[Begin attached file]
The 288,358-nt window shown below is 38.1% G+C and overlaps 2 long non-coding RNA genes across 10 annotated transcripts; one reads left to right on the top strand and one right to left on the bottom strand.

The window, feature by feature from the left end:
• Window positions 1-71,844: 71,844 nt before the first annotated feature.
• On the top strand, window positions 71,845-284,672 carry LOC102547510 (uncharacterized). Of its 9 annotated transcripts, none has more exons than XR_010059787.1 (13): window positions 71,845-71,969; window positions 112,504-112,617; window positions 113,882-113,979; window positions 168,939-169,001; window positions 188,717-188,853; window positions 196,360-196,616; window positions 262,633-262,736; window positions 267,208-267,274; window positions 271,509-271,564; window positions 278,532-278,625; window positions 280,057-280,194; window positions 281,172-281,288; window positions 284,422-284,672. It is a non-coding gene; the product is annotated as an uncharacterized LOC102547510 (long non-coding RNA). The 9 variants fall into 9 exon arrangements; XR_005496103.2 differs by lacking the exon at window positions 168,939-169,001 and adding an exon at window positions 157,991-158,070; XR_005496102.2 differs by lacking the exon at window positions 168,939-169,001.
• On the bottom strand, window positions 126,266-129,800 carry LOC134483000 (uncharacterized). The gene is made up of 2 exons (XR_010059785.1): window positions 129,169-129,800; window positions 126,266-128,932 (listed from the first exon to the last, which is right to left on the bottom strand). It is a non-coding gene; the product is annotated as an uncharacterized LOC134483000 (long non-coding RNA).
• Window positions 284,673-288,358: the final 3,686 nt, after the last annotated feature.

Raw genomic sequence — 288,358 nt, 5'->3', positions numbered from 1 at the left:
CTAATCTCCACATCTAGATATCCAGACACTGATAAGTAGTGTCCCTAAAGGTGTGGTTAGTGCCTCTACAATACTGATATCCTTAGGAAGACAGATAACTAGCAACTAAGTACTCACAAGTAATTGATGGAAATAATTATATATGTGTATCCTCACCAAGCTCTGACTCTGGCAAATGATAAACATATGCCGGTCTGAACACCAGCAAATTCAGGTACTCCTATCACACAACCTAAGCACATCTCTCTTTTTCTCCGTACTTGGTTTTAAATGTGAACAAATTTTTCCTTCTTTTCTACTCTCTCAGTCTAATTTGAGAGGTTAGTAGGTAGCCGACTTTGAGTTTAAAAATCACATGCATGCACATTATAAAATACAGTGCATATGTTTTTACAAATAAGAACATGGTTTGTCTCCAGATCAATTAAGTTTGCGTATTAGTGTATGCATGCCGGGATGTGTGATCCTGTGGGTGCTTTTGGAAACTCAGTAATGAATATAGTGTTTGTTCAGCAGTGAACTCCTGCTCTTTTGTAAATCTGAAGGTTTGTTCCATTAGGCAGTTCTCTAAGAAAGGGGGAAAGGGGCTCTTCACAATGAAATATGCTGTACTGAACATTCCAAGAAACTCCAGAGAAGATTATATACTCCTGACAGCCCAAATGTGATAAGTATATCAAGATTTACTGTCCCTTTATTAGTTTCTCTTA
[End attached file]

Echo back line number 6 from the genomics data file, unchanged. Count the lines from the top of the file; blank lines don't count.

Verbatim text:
• Window positions 284,673-288,358: the final 3,686 nt, after the last annotated feature.